Things to do: A bright idea for a charity auction, the re-opening of Kew and do your bit to keep canal and riversides clean

As the world slowly gets back to normal, here are some things to look out for.

Buy something beautiful, benefit the NHS

Vaughan Designs are among the companies supporting NHS Charities Together in Christie’s ‘Let there be light’ auction.

Christie’s is running an online auction called ‘Let There Be Light’ between now and 6am on July 14, featuring beautiful and exotic lighting from across the centuries — and benefitting charity.

The auction is billed as ‘an intriguing walk through history and a demonstration of the key role of lighting across periods and regions’, with everything from chandeliers and candlesticks to lanterns and wall lights. Among the highlights are Russian and Swedish crystal and gilt-bronze chandeliers and an elegant pair of Louis XV and Louis XVI ormolu candlesticks.

Not all of the lots are quite so old, however, and Vaughan, Colefax & Fowler, Soane, Robert Kime and Jamb are generously donating a percentage of the proceeds from their lots to NHS Charities Together .

Take a look at the lots up for sale in the Let Their Be Light listings at

Join the Kew

Dahlia 'Bishop of Llandaff' and Heliotropium arborescens 'Marine' in front of the Palm House at Kew Gardens, London

Dahlia ‘Bishop of Llandaff’ and Heliotropium arborescens ‘Marine’ in front of the Palm House at Kew Gardens, London.

The re-opening of has now extended to the famous glasshouses at Kew Gardens, as of July 4. The Palm House, Temperate House, Waterlily House and the Princess of Wales Conservatory will all be opened, as will The Hive, the much-loved installation that recreates life inside a beehive. Limited routes and one-way systems will ensure visitors and staff remain safe.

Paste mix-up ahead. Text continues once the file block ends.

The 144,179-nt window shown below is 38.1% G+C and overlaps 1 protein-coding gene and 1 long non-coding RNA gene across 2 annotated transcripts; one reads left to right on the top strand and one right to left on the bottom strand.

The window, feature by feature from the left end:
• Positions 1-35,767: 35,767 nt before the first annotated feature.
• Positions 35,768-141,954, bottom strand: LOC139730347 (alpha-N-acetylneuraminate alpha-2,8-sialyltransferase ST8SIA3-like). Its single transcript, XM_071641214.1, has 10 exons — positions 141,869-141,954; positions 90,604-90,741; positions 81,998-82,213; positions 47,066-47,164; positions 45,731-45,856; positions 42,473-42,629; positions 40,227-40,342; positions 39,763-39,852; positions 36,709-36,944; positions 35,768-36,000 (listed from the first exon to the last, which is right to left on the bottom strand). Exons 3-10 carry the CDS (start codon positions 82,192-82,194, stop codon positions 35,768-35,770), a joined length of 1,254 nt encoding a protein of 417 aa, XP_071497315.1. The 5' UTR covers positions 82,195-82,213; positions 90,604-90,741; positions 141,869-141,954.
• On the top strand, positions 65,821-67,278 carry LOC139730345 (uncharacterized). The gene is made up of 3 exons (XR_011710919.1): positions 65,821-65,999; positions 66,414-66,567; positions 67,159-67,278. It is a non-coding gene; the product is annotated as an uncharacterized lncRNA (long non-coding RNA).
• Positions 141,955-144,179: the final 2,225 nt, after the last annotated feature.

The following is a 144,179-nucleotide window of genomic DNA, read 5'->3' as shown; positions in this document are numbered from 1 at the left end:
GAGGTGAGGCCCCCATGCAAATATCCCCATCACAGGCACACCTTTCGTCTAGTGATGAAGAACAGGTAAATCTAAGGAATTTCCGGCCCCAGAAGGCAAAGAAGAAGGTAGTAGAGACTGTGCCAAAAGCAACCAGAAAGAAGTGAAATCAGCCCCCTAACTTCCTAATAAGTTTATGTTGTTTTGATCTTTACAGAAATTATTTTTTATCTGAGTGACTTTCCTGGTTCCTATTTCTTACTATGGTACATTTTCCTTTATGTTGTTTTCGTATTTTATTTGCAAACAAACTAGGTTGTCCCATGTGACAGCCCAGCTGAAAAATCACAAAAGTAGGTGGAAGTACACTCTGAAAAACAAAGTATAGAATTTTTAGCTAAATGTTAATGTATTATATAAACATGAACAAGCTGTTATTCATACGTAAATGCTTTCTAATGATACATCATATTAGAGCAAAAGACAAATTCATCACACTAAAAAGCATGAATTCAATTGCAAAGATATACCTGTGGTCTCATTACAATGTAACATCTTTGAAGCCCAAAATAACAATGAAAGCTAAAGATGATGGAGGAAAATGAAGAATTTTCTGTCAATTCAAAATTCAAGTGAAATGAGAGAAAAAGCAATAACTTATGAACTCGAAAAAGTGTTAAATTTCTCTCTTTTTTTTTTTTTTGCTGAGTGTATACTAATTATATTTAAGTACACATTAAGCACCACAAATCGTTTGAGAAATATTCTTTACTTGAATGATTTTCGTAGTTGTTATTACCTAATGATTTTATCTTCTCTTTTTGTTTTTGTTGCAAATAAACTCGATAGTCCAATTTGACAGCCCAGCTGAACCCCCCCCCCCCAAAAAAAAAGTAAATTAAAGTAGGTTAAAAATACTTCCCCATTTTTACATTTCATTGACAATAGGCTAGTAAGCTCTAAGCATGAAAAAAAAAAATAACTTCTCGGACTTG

‘Given many holiday plans are on hold, we want to offer visitors a chance to experience the next best thing; to discover the beauty and diversity of the earth’s flora, including  some of my favourite spots at Kew such as the exquisitely fragrant Rose Garden and the Agius Evolution Garden,’ said Kew’s Richard Barley.

The latest information and full details on safety measures put in place can be found on

Walking by a canal or river? Pick up a bit of litter while you’re there

The Canal and River Trust is asking for people to spare a few minutes to carry out a short litter pick while walking at their local canal or river.

A hugely successful campaign earlier this year had seen volunteers give more than 10,000 hours a month to pick up plastic and other litter, cutting it by 30% — but due to coronavirus, all volunteer activity has been suspended. Yet people are walking outside more than ever, so The Trust is calling on all waterside visitors to help out and make sure that those environmental gains don’t get lost.

Find our more at

Keep an eye out for Bog Asphodel on your walk

Hurry to your nearest peat bog, damp heath or moor, where the golden spires of bog asphodel illuminate their surroundings like little amber traffic lights from now until September. With pyramidal clusters of star-shaped flowers and flattened leaf fans, the county flower of Ross is most common in the North and West, but legend says it originated at Rogie Falls in the Highlands, cropping up after the Virgin Mary lost her golden girdle there.

Bog Asphodel (Narthecium ossifragum) growing in profusion near Ingleborough, Yorkshire Dales.

Known as ‘maiden’s hair’ thanks to its use as a 17th-century hair dye (and saffron substitute), the Latin ossifragum means ‘bone breaker’: once blamed for bone conditions in livestock — a problem actually caused by poor pasture — bog asphodel is, indeed, toxic.
Country Life’s ‘On Your Walk’ flower-spotting column appears in the Town & Country Notebook section of the magazine every Wednesday

Drink beer, do good


Even great, successful pubs such as The Ebrington Arms will need our support.

It sounds flippant, but it’s a serious issue for a big industry: a worrying story about the plight of Britain’s hop growers caused us to sit up and start fretting about British pubs, brewers and hop growers this week.

It’s a particular shame since the industry has been hit just as better times seemed in sight. Figures released before lockdown showed that pub openings were, for the first time since the smoking ban, outnumbering closings across Britain.

With the weather brightening and re-opening (in one form or other) fairly imminent, those who value their local watering hole — be it irresistible country pub or swish modern bar — really do need to patronise it to keep it going.